The Corner

Politics & Policy

So, How’d We End Up With an ‘SEC Primary’ Anyway?

Columbia, S.C. – One of the unique factors that has shaped the Republican primary already is the looming SEC primary on Super Tuesday, March 1. Named after the athletic conference, it got its moniker because a majority of the states holding primaries that day — 7 of 13 — are Southern.  

That makes a big change to the Republican primary calendar, and it has shaped the strategies adopted by the various Republican candidates. In 2012, for example, not only did seven additional contests – Florida, Maine, Colorado, Minnesota, Arizona, Michigan, and Washington – occur before Super Tuesday, but the states that voted on Super Tuesday were far more geographically diverse.

Ted Cruz made clear early on that he thought the newfound prominence of several conservative, Southern states in the  would redound to his benefit. He made a campaign swing through the South as early as August, and Cruz has gone so far to call the SEC states his “firewall.” When the GOP primary calendar was announced, Mike Huckabee called the SEC primary “a gift from God.” 

So, how did this happen? It unfolded in two parts, one led by a group of Southern secretaries of states, and another led by the Republican National Committee. 

Brian Kemp, Georgia’s secretary of state and a former state senator, says he had long been frustrated that in previous years, either New York and California had scheduled their contests on the same day as Georgia’s primary, or that Florida jumped ahead of the Peach State on the calendar. 

“You almost felt like the race was over by the time it got to us,” he says. When he was elected secretary of state in 2010, he began to think about what he could do to bolster Georgia’s influence on the nomination process. Georgia has 76 delegates to award — a lot, but not quite enough to attract an enormous amount of attention on its own. Kemp concluded he would have strength in numbers, and he began lobbying his colleagues, the secretaries of state in Arkansas, Alabama, Mississippi, and Tennessee to hold their primaries on March 1.

“I felt like if we could get three or four states then really the national media would have to pay attention to us,” Kemp says. The motivation? “I did this because Georgia’s the eighth-largest state in the country, we have the fourth-largest delegate count, and we should be a big part of the process, and quite frankly our people were tired of Iowa and New Hampshire getting all the glory in the presidential primary.” ​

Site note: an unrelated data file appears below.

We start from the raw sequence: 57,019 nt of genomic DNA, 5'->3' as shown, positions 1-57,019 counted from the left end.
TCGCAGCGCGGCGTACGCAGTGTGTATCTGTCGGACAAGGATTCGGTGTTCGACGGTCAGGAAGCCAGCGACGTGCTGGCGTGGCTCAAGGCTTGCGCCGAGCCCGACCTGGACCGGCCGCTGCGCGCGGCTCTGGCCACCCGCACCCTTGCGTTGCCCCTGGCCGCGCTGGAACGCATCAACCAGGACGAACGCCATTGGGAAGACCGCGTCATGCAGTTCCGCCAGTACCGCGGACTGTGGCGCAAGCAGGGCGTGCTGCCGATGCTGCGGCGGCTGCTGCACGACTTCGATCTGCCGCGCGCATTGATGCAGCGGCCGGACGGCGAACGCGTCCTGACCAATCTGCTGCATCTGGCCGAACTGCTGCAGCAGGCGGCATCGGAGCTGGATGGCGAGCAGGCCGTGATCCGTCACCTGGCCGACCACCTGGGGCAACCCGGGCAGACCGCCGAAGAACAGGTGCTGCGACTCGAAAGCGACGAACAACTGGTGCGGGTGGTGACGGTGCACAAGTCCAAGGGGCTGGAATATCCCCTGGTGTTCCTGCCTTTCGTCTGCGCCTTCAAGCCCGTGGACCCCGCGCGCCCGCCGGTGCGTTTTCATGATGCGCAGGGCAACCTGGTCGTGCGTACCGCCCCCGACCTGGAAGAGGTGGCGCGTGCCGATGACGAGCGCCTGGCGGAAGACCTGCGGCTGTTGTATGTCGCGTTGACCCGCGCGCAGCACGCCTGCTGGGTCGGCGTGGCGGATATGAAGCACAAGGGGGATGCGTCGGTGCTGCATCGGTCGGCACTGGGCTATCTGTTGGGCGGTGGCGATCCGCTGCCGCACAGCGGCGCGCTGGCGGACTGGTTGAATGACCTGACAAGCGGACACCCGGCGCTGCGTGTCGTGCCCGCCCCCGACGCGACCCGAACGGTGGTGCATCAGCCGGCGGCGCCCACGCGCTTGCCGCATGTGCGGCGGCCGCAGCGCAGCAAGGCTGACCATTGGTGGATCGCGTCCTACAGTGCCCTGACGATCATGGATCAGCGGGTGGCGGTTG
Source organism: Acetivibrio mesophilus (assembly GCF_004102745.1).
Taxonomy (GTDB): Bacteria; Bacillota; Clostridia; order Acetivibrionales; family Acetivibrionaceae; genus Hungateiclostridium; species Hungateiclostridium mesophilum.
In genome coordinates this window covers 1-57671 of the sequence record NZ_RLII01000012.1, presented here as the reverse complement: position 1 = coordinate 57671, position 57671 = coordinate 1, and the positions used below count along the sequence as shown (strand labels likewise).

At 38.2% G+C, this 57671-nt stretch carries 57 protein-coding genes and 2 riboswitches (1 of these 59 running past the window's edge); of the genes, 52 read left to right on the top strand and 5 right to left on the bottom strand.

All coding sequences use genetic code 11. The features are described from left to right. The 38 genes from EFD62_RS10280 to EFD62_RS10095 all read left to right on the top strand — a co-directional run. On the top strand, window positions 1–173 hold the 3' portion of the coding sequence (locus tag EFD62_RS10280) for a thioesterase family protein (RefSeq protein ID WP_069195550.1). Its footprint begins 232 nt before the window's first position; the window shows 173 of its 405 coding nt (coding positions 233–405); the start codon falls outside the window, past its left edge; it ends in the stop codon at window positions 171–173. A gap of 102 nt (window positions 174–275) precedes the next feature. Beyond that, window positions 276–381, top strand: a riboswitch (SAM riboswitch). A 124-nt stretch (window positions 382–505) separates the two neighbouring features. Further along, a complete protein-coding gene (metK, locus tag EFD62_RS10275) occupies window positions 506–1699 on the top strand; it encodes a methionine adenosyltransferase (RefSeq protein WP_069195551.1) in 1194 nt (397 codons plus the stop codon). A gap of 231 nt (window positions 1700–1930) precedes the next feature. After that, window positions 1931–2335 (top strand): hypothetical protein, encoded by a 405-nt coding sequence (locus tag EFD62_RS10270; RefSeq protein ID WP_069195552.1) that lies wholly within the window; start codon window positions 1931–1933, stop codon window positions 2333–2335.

So long as they operate within the rules set by the RNC, states can hold their nominating contests on any day. ”Unlike the Democratic party, we are very good at saying, ‘States rights,’” says Ron Kaufman, an RNC committeeman from Massachusetts. In some states, changing the date of a primary requires legislative action and, indeed, Arkansas and Alabama passed legislation that did so. Mississippi did too, but, stuck in conference committee, it never got a final vote. ​

The Southern states — Georgia, Tennessee, Arkansas, Alabama, Virginia, Oklahoma, and Texas — didn’t get to move up in the process without paying a price. At the RNC’s winter meeting in January 2014, in an effort to shorten the primary process and avoid a drawn-out battle for the nomination (ha, ha), the party had adopted a new set of rules dictating that states voting between March 1 and March 14 would allocate their delegates proportionally, while states holding their contests after that would allocate them all to the winner, giving them greater influence. 

So in exchange for holding their contests early, the Super Tuesday states that are now getting so much attention will allocate their delegates proportionally, which has produced so much of the talk about the delegate count that we’re all hearing about so early in the process. 

I asked Kemp whether he intended, as a byproduct of his efforts, to boost Cruz’s prospects for the nomination. 

“I’ve been kind of accused of helping Cruz, now I’m getting accused that this is helping Trump,” he says. ”Nobody can figure out how these things are going to play out. I think you could have a very interesting dynamic if Rubio runs very strong to Cruz in South Carolina, I think you could make a case that the South is not just a Trump and Cruz race, that there’s another choice there that people are gonna look at.” 

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